Roughly translated into English, that perplexing alpha-numeric sequence can be read as “an update of a classy camcorder with a 3D attachment bolted on”. Available as a package, the TM900 camcorder and VW-CLT1 3D adaptor hints at semi-pro, 3D hi-def video for a high-end consumer price tag.
It’s certainly built on solid foundations, with the main camcorder unit an evolution of the TM700 series. The TM900 adds new hybrid image stabilisation, better audio recording and a bigger touch sensitive display to one of the most powerful and user-friendly HD camcorders currently available.
Intelligent design choices such as the iAuto button (which makes sensible default choices for everything based on the current conditions) mean that even a clumsy bungler can manage to shoot acceptable hi-def video under trying circumstances, while the accessible and intuitive menu system keeps the many custom controls no more than a few seconds away. On top of that, the VW-CLT1 opens up a world of 3D-shooting possibilities.
Adding an extra dimension
Wrestling the 3D attachment onto the camera isn’t a great experience. The locator clips slip in easily enough, but there will be a few tense minutes as you try to catch the threads on the adaptor rig without doing serious damage to either bit of kit.
The journey to 3D isn’t over yet either. The camera notices you’ve been up to something, so immediately you switch it on, it demands you properly align the 3D lens. There’s a series of three dials to be twiddled under the flap, but it isn’t too tricky once you get the hang of it.
Review continues after the break...
In 3D shooting mode, you’ll notice the LCD panel remains flat as a pancake - you’ll have to wait until you upload it to a suitable 3D display before you can see how well it’s working. It is understandable that Panasonic have foregone the extra expense of fitting out the display with 3D trickery, but somewhat limiting to the user, who rather like the days of film cameras, isn’t quite sure what they’ve got until they get back to base.
Shooting in 3D mode is simple enough. In fact, it’s a bit simpler because suddenly a lot of the options and features of the camera are no longer available. Because of the way the beamsplitter attachment works (see the Instant Expert section for more on that), the power of zoom is lost, as are some other settings.
The consequent reduction in light hitting the sensor also means that shooting indoors is likely to be off the menu too, unless you’re in a studio or you happen to light your home like it was a storefront on Oxford Street. It can be done, but grainy images result which are poor source material for your 3D epic.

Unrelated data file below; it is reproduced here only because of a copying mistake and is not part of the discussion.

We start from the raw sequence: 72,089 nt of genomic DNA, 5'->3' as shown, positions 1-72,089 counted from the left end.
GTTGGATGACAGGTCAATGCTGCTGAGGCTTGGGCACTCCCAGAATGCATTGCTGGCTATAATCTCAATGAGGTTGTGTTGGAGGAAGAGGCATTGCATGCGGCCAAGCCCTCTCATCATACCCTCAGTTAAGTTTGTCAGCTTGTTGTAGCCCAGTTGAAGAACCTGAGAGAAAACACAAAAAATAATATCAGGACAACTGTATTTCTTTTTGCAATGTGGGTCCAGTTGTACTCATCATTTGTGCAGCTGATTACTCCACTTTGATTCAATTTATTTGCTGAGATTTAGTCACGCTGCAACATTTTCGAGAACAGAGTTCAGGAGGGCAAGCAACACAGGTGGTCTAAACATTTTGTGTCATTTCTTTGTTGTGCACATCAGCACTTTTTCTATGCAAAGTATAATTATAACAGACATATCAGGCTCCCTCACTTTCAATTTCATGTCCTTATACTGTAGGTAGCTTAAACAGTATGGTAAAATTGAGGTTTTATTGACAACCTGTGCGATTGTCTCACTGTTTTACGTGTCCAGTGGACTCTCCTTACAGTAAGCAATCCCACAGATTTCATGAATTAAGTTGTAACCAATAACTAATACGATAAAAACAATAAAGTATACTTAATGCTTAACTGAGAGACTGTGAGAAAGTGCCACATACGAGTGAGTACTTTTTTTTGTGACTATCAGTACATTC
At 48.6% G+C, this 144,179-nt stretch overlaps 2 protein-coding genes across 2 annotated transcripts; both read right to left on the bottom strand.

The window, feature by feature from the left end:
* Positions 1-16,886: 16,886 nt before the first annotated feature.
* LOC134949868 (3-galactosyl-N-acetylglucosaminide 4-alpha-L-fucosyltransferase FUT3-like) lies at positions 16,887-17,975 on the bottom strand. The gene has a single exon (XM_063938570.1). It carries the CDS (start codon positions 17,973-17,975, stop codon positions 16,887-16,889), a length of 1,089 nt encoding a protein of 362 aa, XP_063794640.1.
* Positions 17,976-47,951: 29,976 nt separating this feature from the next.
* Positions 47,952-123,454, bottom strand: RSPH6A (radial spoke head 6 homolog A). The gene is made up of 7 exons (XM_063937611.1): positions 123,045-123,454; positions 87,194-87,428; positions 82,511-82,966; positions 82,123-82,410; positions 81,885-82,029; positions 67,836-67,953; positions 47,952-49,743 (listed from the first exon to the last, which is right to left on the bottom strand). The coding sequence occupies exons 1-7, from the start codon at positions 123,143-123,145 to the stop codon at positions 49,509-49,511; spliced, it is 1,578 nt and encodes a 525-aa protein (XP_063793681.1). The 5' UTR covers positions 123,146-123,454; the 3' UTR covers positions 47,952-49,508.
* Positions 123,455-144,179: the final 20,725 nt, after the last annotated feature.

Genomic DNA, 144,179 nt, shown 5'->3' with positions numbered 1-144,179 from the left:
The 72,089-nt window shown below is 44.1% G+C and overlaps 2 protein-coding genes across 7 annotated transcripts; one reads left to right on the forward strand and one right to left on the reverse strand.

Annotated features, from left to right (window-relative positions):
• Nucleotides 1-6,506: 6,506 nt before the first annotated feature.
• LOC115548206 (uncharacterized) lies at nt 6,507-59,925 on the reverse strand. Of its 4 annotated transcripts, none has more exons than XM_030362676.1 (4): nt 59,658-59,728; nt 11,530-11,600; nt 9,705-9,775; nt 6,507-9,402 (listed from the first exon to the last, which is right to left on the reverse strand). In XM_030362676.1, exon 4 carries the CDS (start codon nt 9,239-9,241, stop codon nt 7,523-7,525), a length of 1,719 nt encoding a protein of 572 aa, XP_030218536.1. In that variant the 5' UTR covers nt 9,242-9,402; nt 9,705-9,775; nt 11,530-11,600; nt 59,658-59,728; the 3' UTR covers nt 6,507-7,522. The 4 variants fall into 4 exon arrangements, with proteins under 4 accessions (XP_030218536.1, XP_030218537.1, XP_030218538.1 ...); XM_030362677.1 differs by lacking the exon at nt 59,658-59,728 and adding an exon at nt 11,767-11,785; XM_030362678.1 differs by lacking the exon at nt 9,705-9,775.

Incredibly, it’s impossible to take a 3D still image with this device, in spite of the fact that when it’s recording video it’s taking upwards of 25 of the blighters every second. Even a reduced-size image would have lifted our spirits a little.
The real killer though is the limited amount of image separation. Ideally the two 3D lenses would be around 6-7cm apart, but with about 2cm between them, the beamsplitter is too small to bring out the 3D depth of anything more than a few metres away.
It works well for close-ups, but unless you’re creating macro movies in the studio, the 3D mode is a bit of a washout. The camera itself is sound, and does offer some feature improvements over the already impressive Panasonic range, but if you have a real need for hi-def, multi-dimensional media, it may be worth holding out to see how the forthcoming JVC TS-TD1 and Sony HDR-TD10 stack up.
The First Hour
Neat. This is one smart camcorder
Easy to shoot with, and the playback is great too
Fiddly to attach the 3D adaptor
Even more fiddly to align the 3D
No 3D stills? Major bummer
Did I really shoot this in 3D? I expected more depth
- LCD Size
- Maximum movie resolution
- Still image resolution
- 32GB internal + SD/SDHC/SDXC
How does it record in 3D?
To make a 3D recording, you need to generate two images from slightly different viewpoints, simulating the different images seen from each of your eyes. For some devices, such as the Fuji Finepix W3, this is achieved by actually having two separate lenses and image sensors.
However, the 3D adaptor for the TM900 uses a beamsplitter. There are different ways of making these, but the basic theory is the same. You take two viewpoints and through a combination of mirrors and lenses, project them onto different areas of the same sensor. The high resoloution of the 3MOS sensor means there’s no problem fitting two 960x1080 images side by side (which are then stretched and alternated during playback to create full-screen 3D). The disadvantages of beamsplitters are primarily that a lot of the potential light is lost in the system, so they aren’t well suited to dim lighting conditions, and it can also restrict some of the other features of the camera, such as zoom modes and shutter speeds.